Mobsters in America – Francis "Two Gun" Crowley – The Puny Killer


They called him a “Half-Pint Moron” and “The Puny Killer.” But for a short three-month period, Francis “Two Gun” Crowley was the most dangerous man in New York City.

Crowley was born in New York City on October 13, 1912. His German mother was not married, and as soon as little Francis saw his first light of day, she gave him up for adoption. It was rumored his father was a cop, which explained his hatred for anyone in a blue uniform. He was brought up by a woman named Anna Crowley, and he took her name, calling her his only mother.

By the time Crowley was 18, despite the fact that he stood only five-foot-three inches and weighed 130 pounds, he was already a full-blown criminal, and a murderer. He teamed up with hulking Rudolph “Fats” Duringer, who was said to be the largest man ever to sit in Sing Sing’s electric chair, and the Mutt and Jeff crime team soon started terrorizing New York City.

On February 21, 1931, Crowley, Fats and another unidentified male busted into an America Legion Dance Hall in the Bronx. They were uninvited, and when a slew of Legionnaires tired to toss them out, Crowley began firing with two guns, which gave him his nickname “Two Gun” Crowley. No one was killed, but two men were injured, and Crowley was now hunted by the police for attempted murder. He was cornered in a office building on Lexington Ave, but he shot his way out of arrest, plugging Detective Ferdinand Schaedel.

Crowley continued his crazed crime spree in rapid fashion. First, Crowley and his crew robbed a bank in New Rochelle. Then they staged a home invasion at the West 90th Street apartment of rich real estate investor Rudolph Adler. Crowley shot the feisty Adler five times, and just as he was ready to fire the final bullet into Adler’s skull, Adler’s dog Trixie went into attack mode and chased Crowley and his crew from the apartment.

In Crowley’s first murder involvement, he wasn’t even the shooter. On April 27, 1931, Crowley was driving a stolen car with his pal Fats in the backseat. Fats was busy trying to make moves on dance hall girl Virginia Brannen, who had just come along for the ride. Brannen told Fats to keep his hands to himself. This did not please the hulking gangster too much, so he shot her dead. Crowley and Fats discarded a bloodied Brannen outside the St. Joseph Cemetery in Yonkers.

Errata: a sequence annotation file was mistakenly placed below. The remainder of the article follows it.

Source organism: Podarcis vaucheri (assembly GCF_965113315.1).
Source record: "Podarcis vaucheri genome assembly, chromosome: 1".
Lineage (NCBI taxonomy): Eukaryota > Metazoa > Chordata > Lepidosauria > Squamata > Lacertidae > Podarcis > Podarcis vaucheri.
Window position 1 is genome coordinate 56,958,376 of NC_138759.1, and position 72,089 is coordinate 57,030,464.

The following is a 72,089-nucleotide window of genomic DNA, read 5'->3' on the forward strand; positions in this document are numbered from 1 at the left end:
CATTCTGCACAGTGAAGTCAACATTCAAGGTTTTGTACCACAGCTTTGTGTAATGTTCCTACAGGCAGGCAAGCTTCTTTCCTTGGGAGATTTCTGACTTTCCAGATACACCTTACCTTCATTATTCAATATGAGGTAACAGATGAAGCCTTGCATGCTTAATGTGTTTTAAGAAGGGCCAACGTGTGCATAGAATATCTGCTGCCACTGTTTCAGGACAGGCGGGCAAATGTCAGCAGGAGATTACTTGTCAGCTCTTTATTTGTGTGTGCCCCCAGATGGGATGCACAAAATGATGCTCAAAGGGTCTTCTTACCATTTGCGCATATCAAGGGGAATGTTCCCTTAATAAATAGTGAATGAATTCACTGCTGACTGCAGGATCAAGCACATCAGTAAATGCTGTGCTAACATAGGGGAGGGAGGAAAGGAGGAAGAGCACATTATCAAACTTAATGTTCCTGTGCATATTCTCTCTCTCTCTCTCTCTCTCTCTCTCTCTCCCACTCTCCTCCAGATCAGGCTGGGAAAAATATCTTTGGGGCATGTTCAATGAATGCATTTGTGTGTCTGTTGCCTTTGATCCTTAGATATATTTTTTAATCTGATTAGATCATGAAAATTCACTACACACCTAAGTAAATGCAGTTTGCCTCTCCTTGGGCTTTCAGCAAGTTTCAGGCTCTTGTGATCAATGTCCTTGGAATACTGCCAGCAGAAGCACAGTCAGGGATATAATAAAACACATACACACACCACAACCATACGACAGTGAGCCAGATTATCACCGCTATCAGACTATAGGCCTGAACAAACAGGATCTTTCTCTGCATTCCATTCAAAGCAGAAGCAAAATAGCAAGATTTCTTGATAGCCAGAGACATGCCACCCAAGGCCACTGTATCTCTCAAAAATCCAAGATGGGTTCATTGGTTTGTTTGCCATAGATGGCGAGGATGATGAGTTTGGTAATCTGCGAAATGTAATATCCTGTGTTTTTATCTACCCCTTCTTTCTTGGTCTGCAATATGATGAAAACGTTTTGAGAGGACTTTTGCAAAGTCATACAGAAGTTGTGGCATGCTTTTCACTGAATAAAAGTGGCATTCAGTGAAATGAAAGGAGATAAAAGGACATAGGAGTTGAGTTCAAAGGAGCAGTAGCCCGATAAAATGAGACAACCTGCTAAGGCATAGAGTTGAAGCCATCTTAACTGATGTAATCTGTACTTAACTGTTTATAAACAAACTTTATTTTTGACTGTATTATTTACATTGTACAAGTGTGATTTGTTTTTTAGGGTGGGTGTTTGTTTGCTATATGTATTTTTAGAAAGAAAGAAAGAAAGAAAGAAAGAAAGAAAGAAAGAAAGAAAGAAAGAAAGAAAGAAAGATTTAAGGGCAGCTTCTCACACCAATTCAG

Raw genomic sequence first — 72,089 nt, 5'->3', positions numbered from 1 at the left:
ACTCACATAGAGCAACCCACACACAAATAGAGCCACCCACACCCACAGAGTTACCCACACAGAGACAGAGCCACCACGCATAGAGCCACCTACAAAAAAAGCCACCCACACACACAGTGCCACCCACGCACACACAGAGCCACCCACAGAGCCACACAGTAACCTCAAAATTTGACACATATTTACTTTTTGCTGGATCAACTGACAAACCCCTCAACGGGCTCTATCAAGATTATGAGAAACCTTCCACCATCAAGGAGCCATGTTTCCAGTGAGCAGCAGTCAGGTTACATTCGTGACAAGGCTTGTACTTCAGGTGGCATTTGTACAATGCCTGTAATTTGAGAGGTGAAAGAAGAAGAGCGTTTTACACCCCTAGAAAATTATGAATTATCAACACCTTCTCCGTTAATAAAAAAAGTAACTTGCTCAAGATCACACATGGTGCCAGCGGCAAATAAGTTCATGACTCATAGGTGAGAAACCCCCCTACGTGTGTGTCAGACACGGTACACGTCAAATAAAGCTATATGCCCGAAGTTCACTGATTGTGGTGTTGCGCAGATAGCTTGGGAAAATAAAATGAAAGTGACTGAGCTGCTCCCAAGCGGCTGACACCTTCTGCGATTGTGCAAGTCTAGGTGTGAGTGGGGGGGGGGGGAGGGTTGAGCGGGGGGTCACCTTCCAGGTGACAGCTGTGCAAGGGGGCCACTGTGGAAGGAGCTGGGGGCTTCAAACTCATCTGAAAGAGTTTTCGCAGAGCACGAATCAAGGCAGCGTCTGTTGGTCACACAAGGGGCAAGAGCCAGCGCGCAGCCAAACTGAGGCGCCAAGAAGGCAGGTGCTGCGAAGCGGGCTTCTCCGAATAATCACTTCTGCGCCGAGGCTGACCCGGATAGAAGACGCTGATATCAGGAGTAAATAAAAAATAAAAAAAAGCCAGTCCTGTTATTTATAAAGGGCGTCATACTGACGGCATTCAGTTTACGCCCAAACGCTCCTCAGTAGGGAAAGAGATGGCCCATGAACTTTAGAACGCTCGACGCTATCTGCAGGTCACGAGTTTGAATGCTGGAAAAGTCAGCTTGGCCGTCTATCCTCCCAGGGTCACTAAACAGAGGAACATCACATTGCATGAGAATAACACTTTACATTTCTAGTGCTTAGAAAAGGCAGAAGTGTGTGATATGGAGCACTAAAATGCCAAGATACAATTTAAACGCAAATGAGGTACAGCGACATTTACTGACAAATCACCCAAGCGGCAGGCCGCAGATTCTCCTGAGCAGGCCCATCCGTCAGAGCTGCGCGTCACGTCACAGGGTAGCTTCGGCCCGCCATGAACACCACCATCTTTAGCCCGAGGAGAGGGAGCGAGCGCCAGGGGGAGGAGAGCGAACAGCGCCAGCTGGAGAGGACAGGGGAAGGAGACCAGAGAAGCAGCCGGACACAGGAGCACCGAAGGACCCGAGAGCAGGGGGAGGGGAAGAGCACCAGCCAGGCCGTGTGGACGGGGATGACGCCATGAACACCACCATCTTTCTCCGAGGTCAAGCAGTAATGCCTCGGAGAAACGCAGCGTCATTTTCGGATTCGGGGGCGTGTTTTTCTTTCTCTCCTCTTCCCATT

After finding Brannen’s dead body, the police put out an all-points bulletin for the big and tiny psychopaths. On April 29, Crowley was driving a green Chrysler on 138 Street in the Bronx, when a passing police car spotted him. The cops sped in hot pursuit after Crowley, firing shot after shot at the speeding Chrysler. Crowley returned fired, and somehow he managed to escape. The next day, the police found Crowley’s abandoned car, riddled with bullets and smeared with bloodstains. The manhunt for Crowley continued.

On May 6, Crowley was smooching in a car with his 16-year old girlfriend Helen Walsh, in a secluded spot on Morris Lane, in North Merrick, Long Island. Patrolmen Frederick Hirsch and Peter Yodice approached the car and asked for Crowley’s identification. Instead of drawing his wallet, Crowley pulled out a pistol, firing. He shot Hirsch to death and wounded Yodice, before he fled the scene.

Now branded a cop-killer, the daily newspapers brought Crowley instant fame. The New York Daily News wrote: “Francis Crowley, who glories in the nickname Two Gun Frank, and is described by the police as the most dangerous criminal at large, was hunted throughout the city last night.”